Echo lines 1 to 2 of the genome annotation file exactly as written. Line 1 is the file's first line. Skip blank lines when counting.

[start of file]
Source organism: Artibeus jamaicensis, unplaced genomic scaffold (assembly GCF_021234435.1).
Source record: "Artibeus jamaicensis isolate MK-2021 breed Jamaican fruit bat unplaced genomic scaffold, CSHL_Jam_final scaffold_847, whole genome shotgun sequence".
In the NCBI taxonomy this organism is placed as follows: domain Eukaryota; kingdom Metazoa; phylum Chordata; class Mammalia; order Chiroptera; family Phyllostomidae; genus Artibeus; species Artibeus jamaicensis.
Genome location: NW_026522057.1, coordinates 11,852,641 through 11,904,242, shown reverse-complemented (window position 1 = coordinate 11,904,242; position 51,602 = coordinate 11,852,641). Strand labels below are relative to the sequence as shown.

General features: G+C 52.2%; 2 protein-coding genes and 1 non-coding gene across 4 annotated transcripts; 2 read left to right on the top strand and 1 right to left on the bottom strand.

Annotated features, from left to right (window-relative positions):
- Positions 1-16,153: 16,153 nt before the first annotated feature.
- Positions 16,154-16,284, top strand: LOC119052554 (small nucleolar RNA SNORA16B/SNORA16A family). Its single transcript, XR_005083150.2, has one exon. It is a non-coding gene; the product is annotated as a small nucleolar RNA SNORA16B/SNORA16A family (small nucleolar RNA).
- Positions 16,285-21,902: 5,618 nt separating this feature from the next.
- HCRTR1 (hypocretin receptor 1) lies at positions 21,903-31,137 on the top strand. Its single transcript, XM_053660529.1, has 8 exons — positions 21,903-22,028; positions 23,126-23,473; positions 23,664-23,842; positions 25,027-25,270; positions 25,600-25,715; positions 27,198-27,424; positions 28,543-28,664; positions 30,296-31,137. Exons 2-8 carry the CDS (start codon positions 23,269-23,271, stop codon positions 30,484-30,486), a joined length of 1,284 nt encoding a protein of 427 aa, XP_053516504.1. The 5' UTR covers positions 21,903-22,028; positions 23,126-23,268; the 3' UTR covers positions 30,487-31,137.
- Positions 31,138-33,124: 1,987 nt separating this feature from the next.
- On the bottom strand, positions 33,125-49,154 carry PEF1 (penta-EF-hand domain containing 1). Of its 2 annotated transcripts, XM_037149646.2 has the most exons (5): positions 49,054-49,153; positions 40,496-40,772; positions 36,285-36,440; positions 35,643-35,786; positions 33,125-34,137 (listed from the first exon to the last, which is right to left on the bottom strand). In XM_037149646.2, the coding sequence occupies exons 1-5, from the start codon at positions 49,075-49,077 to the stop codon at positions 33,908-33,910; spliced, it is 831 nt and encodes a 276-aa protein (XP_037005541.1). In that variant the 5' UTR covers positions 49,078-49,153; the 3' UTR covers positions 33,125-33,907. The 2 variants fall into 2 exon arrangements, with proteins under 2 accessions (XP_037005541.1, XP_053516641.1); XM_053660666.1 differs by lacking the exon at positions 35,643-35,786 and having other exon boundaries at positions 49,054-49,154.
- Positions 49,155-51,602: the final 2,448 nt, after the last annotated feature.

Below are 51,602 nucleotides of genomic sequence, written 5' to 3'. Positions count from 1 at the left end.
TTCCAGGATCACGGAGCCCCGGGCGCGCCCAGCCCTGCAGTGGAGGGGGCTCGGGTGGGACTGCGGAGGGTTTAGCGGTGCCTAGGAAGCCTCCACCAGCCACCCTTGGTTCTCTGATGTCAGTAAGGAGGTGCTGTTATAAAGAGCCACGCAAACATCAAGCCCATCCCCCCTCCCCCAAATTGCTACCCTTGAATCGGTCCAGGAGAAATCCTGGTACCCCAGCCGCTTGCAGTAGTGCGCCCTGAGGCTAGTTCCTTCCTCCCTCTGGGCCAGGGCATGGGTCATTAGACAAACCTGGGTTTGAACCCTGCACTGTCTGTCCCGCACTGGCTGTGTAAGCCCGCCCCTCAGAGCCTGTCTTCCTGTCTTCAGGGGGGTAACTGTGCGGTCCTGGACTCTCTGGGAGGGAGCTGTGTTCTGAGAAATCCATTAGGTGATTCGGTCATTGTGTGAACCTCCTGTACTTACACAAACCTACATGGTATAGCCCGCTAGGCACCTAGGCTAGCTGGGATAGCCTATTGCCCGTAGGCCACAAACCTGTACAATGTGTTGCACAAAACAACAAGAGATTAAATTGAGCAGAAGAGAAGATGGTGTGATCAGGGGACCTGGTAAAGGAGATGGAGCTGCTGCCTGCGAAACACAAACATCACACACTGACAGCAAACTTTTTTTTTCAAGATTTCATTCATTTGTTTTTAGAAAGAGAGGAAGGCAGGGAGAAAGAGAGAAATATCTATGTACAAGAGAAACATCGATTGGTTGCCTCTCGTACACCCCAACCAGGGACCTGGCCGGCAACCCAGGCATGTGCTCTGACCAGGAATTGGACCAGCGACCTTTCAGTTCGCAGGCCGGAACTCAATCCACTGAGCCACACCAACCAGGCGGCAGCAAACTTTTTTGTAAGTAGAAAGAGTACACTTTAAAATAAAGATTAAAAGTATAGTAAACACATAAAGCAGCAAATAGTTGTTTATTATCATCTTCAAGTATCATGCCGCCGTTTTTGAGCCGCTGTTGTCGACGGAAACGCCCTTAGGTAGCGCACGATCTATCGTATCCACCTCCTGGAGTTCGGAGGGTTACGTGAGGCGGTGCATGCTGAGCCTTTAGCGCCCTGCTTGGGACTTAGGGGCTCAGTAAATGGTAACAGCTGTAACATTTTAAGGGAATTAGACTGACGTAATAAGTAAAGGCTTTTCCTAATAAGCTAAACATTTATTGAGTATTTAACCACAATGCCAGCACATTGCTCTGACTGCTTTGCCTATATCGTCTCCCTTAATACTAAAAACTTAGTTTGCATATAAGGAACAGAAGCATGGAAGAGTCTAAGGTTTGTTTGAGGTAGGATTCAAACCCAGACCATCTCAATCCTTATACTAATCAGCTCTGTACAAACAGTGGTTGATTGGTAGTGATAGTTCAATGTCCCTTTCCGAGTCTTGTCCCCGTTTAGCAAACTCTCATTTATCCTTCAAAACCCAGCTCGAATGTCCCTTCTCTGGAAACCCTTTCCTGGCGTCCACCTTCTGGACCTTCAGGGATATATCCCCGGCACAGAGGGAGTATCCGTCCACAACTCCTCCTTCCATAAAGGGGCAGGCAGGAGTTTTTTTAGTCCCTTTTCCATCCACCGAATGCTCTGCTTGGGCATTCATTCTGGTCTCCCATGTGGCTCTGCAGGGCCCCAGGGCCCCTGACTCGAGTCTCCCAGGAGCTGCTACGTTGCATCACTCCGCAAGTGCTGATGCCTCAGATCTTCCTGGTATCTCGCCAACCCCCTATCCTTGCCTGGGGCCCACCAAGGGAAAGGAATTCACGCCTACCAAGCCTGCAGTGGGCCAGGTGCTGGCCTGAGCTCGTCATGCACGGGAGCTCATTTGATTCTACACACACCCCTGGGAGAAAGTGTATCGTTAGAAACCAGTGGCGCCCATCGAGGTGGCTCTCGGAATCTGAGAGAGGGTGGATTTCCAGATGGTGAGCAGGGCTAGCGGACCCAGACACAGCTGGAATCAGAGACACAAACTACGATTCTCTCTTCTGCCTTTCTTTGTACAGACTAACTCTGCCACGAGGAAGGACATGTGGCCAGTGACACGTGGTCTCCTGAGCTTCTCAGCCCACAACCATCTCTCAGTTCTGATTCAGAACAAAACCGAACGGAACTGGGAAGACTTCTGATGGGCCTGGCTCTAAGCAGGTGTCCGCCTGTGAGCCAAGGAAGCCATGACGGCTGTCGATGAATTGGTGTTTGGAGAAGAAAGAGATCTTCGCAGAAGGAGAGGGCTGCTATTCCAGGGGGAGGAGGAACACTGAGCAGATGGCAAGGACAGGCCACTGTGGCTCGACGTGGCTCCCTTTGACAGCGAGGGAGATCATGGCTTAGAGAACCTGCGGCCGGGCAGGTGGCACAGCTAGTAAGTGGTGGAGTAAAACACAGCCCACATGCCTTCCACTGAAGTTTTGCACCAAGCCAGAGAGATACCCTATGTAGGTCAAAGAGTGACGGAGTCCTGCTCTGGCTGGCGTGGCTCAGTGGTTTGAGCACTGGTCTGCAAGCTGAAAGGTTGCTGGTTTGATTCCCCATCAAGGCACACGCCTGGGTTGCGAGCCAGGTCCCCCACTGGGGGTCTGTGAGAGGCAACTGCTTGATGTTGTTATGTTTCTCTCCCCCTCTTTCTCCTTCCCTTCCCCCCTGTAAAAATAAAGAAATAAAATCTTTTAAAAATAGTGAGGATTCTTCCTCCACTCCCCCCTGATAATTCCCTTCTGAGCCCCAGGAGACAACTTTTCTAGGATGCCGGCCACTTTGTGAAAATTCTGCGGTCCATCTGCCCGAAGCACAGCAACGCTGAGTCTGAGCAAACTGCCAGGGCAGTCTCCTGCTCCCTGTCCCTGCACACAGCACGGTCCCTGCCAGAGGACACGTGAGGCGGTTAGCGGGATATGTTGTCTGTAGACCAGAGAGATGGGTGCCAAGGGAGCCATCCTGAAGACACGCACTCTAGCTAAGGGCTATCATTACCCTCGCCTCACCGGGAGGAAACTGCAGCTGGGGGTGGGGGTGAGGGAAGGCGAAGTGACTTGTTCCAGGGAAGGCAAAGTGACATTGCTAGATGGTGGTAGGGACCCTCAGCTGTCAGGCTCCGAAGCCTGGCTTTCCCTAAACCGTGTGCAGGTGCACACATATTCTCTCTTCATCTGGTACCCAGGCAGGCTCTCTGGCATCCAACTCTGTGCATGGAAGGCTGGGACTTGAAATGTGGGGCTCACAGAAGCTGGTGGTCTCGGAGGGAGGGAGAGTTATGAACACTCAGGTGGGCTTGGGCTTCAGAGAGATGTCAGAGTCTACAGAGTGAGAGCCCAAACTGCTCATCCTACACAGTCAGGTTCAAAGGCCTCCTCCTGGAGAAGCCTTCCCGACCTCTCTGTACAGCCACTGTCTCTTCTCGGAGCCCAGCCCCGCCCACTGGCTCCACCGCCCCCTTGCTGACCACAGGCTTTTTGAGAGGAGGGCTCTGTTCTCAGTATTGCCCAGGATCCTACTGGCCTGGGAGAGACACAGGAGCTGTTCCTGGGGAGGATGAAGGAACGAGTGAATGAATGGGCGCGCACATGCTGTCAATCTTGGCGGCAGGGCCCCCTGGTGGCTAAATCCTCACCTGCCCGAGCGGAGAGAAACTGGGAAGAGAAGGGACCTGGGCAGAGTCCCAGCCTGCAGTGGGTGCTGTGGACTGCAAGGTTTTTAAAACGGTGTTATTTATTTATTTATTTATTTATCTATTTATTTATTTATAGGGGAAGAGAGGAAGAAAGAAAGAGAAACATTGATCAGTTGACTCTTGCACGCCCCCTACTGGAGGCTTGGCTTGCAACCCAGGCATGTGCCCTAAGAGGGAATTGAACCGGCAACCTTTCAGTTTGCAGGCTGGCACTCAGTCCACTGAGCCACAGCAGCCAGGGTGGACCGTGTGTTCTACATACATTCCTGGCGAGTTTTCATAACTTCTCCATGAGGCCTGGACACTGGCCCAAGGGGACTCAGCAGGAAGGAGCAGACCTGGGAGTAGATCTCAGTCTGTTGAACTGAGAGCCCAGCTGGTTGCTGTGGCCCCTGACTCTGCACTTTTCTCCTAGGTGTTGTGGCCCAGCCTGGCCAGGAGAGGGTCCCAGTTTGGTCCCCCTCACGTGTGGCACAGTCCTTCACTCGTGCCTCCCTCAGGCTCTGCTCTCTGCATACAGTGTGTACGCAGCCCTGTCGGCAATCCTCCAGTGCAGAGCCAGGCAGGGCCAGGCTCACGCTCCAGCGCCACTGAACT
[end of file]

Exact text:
Source organism: Artibeus jamaicensis, unplaced genomic scaffold (assembly GCF_021234435.1).
Source record: "Artibeus jamaicensis isolate MK-2021 breed Jamaican fruit bat unplaced genomic scaffold, CSHL_Jam_final scaffold_847, whole genome shotgun sequence".